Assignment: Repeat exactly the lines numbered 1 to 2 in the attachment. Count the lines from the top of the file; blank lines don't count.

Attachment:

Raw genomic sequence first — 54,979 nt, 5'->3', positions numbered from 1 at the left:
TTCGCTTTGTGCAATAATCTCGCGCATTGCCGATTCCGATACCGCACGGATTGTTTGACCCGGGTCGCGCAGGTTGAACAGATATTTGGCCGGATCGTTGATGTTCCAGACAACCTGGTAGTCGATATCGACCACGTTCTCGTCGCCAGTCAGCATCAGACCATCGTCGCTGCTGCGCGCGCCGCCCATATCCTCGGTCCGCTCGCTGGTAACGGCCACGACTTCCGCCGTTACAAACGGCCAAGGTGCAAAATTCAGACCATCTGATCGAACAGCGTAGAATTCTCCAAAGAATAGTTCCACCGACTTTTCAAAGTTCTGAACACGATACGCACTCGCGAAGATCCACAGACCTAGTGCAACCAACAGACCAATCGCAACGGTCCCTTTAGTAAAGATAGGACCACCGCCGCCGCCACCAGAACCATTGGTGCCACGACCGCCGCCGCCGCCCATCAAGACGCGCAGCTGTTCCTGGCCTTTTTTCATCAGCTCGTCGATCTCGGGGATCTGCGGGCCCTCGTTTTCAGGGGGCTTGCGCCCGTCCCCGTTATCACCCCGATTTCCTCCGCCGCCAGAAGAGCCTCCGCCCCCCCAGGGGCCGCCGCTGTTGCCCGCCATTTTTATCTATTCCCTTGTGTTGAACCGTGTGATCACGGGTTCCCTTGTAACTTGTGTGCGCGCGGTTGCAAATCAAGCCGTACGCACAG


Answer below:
Raw genomic sequence first — 54,979 nt, 5'->3', positions numbered from 1 at the left:
TTCGCTTTGTGCAATAATCTCGCGCATTGCCGATTCCGATACCGCACGGATTGTTTGACCCGGGTCGCGCAGGTTGAACAGATATTTGGCCGGATCGTTGATGTTCCAGACAACCTGGTAGTCGATATCGACCACGTTCTCGTCGCCAGTCAGCATCAGACCATCGTCGCTGCTGCGCGCGCCGCCCATATCCTCGGTCCGCTCGCTGGTAACGGCCACGACTTCCGCCGTTACAAACGGCCAAGGTGCAAAATTCAGACCATCTGATCGAACAGCGTAGAATTCTCCAAAGAATAGTTCCACCGACTTTTCAAAGTTCTGAACACGATACGCACTCGCGAAGATCCACAGACCTAGTGCAACCAACAGACCAATCGCAACGGTCCCTTTAGTAAAGATAGGACCACCGCCGCCGCCACCAGAACCATTGGTGCCACGACCGCCGCCGCCGCCCATCAAGACGCGCAGCTGTTCCTGGCCTTTTTTCATCAGCTCGTCGATCTCGGGGATCTGCGGGCCCTCGTTTTCAGGGGGCTTGCGCCCGTCCCCGTTATCACCCCGATTTCCTCCGCCGCCAGAAGAGCCTCCGCCCCCCCAGGGGCCGCCGCTGTTGCCCGCCATTTTTATCTATTCCCTTGTGTTGAACCGTGTGATCACGGGTTCCCTTGTAACTTGTGTGCGCGCGGTTGCAAATCAAGCCGTACGCACAG